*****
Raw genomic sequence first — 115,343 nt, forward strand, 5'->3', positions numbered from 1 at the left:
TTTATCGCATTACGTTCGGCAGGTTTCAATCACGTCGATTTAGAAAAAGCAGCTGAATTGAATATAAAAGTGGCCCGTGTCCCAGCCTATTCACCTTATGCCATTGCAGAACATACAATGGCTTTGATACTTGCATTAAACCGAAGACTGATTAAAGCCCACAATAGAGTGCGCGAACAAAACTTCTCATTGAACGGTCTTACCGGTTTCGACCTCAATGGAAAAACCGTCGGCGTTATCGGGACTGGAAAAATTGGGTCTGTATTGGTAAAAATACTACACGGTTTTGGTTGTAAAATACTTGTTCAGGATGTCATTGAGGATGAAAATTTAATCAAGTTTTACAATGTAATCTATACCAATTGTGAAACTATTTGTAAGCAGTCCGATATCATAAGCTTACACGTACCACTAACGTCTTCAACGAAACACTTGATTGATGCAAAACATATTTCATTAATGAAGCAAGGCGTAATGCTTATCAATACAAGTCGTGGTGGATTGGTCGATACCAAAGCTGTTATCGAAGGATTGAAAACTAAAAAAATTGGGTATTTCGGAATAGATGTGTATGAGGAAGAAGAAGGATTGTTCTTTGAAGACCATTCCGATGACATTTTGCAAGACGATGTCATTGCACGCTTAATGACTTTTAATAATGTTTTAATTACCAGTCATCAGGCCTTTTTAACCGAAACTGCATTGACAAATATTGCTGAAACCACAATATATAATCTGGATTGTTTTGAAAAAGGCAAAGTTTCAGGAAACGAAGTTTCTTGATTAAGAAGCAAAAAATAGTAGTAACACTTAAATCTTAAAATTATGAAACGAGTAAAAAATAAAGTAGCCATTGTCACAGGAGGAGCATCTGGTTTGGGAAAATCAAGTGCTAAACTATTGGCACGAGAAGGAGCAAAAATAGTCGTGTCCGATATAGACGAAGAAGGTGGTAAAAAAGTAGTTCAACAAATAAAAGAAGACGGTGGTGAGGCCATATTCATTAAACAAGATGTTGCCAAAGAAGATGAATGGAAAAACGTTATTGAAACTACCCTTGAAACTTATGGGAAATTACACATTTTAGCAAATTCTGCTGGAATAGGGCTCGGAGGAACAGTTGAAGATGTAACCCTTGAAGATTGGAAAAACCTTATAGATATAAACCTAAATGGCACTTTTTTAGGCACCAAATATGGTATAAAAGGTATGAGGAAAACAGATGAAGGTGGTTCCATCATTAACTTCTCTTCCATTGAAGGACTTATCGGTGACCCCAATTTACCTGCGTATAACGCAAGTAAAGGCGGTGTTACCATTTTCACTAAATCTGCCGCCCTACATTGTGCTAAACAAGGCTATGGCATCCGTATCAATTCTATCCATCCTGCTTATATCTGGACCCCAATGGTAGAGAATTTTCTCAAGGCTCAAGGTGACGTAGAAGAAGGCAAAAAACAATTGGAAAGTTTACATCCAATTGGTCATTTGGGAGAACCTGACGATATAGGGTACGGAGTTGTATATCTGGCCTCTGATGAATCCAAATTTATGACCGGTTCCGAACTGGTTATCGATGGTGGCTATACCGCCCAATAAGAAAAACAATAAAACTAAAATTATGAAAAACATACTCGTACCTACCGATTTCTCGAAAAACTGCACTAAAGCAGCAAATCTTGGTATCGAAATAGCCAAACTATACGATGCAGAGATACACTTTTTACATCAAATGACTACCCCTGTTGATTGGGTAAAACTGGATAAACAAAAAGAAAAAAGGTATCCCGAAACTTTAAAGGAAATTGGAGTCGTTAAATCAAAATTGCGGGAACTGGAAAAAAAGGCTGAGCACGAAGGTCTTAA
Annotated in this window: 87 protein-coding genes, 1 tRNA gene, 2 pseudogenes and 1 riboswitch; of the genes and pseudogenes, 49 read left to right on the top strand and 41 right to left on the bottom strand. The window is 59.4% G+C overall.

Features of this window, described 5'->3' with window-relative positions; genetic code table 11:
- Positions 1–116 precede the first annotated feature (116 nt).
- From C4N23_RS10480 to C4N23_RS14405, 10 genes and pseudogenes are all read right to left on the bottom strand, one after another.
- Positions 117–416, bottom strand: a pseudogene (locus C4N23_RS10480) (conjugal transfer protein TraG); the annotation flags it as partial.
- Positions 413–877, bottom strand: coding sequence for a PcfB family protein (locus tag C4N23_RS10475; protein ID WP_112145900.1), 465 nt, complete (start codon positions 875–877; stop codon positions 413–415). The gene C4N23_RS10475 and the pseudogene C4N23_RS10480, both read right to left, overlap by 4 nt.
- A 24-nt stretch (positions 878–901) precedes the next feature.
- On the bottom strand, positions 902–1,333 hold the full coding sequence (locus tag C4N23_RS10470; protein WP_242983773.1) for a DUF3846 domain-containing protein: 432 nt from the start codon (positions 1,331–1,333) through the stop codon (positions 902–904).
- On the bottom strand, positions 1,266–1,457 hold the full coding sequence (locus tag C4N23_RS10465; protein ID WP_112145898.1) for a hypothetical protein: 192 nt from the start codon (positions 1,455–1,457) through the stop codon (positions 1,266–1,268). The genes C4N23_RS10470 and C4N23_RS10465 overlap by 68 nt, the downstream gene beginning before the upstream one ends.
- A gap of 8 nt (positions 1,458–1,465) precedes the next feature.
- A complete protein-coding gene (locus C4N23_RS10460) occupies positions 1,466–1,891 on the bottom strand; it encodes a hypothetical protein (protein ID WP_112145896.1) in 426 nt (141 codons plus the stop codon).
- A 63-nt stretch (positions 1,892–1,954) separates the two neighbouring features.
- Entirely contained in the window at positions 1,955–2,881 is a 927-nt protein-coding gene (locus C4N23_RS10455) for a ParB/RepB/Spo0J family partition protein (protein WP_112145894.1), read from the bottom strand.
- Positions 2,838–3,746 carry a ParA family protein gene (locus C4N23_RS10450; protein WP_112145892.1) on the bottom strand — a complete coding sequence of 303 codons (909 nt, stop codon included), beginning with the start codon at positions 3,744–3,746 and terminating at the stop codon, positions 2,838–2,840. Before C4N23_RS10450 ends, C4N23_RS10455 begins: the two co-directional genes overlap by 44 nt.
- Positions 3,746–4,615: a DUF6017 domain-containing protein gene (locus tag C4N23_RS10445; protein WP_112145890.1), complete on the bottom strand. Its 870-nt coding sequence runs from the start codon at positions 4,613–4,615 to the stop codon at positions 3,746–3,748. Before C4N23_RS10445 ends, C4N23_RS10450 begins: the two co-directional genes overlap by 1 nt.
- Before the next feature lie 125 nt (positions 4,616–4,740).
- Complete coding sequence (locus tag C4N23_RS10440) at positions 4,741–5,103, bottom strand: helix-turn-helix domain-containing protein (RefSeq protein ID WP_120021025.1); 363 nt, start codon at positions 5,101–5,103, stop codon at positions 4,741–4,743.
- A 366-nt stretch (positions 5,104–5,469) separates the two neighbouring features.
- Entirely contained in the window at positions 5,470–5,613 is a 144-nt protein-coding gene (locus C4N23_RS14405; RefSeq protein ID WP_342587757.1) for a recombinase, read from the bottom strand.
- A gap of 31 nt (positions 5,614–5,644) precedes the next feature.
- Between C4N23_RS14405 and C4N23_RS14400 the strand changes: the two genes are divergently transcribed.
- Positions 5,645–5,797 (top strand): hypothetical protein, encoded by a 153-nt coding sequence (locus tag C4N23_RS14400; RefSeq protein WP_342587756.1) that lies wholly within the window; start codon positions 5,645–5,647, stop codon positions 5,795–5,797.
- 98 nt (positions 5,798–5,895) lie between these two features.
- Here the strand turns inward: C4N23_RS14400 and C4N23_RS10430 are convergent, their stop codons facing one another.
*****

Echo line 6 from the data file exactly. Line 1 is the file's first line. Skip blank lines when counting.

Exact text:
- From C4N23_RS10480 to C4N23_RS14405, 10 genes and pseudogenes are all read right to left on the bottom strand, one after another.